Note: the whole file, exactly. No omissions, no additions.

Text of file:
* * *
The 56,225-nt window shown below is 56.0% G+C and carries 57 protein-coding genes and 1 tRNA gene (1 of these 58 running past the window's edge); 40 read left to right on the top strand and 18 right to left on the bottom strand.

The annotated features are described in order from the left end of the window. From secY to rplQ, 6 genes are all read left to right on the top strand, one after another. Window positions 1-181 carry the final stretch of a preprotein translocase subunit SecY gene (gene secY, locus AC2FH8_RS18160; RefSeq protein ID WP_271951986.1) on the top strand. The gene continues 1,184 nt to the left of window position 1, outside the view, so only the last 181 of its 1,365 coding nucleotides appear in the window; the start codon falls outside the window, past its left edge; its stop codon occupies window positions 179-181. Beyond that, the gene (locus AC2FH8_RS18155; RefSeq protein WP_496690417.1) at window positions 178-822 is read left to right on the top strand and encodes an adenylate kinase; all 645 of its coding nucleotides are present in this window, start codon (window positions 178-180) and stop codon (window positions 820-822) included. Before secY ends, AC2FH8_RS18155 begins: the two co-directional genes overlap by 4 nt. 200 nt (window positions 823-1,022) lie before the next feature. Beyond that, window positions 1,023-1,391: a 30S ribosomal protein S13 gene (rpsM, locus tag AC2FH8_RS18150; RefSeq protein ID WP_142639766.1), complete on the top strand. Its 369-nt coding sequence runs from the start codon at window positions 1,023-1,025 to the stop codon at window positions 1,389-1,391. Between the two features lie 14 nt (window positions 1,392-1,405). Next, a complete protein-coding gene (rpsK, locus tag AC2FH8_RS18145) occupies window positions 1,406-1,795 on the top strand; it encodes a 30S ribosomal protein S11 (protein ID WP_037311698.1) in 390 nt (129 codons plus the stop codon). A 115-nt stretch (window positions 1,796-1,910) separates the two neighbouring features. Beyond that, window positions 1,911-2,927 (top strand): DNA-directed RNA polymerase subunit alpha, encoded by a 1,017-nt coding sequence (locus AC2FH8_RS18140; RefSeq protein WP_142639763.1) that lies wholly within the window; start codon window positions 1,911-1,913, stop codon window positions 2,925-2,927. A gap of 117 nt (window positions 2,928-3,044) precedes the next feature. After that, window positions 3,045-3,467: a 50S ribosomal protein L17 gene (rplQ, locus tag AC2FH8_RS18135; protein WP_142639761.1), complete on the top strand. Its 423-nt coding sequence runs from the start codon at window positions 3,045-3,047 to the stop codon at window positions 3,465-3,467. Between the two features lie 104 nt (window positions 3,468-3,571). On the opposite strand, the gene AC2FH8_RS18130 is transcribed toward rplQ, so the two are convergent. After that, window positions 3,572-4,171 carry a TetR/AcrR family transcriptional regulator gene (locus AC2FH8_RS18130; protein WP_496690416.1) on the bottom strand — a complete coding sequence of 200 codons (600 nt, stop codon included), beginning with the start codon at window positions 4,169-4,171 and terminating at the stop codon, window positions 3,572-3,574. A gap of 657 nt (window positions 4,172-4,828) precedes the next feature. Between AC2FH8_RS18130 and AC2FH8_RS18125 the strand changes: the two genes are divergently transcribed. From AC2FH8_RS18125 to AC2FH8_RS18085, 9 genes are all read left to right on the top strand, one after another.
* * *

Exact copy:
The 56,225-nt window shown below is 56.0% G+C and carries 57 protein-coding genes and 1 tRNA gene (1 of these 58 running past the window's edge); 40 read left to right on the top strand and 18 right to left on the bottom strand.

The annotated features are described in order from the left end of the window. From secY to rplQ, 6 genes are all read left to right on the top strand, one after another. Window positions 1-181 carry the final stretch of a preprotein translocase subunit SecY gene (gene secY, locus AC2FH8_RS18160; RefSeq protein ID WP_271951986.1) on the top strand. The gene continues 1,184 nt to the left of window position 1, outside the view, so only the last 181 of its 1,365 coding nucleotides appear in the window; the start codon falls outside the window, past its left edge; its stop codon occupies window positions 179-181. Beyond that, the gene (locus AC2FH8_RS18155; RefSeq protein WP_496690417.1) at window positions 178-822 is read left to right on the top strand and encodes an adenylate kinase; all 645 of its coding nucleotides are present in this window, start codon (window positions 178-180) and stop codon (window positions 820-822) included. Before secY ends, AC2FH8_RS18155 begins: the two co-directional genes overlap by 4 nt. 200 nt (window positions 823-1,022) lie before the next feature. Beyond that, window positions 1,023-1,391: a 30S ribosomal protein S13 gene (rpsM, locus tag AC2FH8_RS18150; RefSeq protein ID WP_142639766.1), complete on the top strand. Its 369-nt coding sequence runs from the start codon at window positions 1,023-1,025 to the stop codon at window positions 1,389-1,391. Between the two features lie 14 nt (window positions 1,392-1,405). Next, a complete protein-coding gene (rpsK, locus tag AC2FH8_RS18145) occupies window positions 1,406-1,795 on the top strand; it encodes a 30S ribosomal protein S11 (protein ID WP_037311698.1) in 390 nt (129 codons plus the stop codon). A 115-nt stretch (window positions 1,796-1,910) separates the two neighbouring features. Beyond that, window positions 1,911-2,927 (top strand): DNA-directed RNA polymerase subunit alpha, encoded by a 1,017-nt coding sequence (locus AC2FH8_RS18140; RefSeq protein WP_142639763.1) that lies wholly within the window; start codon window positions 1,911-1,913, stop codon window positions 2,925-2,927. A gap of 117 nt (window positions 2,928-3,044) precedes the next feature. After that, window positions 3,045-3,467: a 50S ribosomal protein L17 gene (rplQ, locus tag AC2FH8_RS18135; protein WP_142639761.1), complete on the top strand. Its 423-nt coding sequence runs from the start codon at window positions 3,045-3,047 to the stop codon at window positions 3,465-3,467. Between the two features lie 104 nt (window positions 3,468-3,571). On the opposite strand, the gene AC2FH8_RS18130 is transcribed toward rplQ, so the two are convergent. After that, window positions 3,572-4,171 carry a TetR/AcrR family transcriptional regulator gene (locus AC2FH8_RS18130; protein WP_496690416.1) on the bottom strand — a complete coding sequence of 200 codons (600 nt, stop codon included), beginning with the start codon at window positions 4,169-4,171 and terminating at the stop codon, window positions 3,572-3,574. A gap of 657 nt (window positions 4,172-4,828) precedes the next feature. Between AC2FH8_RS18130 and AC2FH8_RS18125 the strand changes: the two genes are divergently transcribed. From AC2FH8_RS18125 to AC2FH8_RS18085, 9 genes are all read left to right on the top strand, one after another.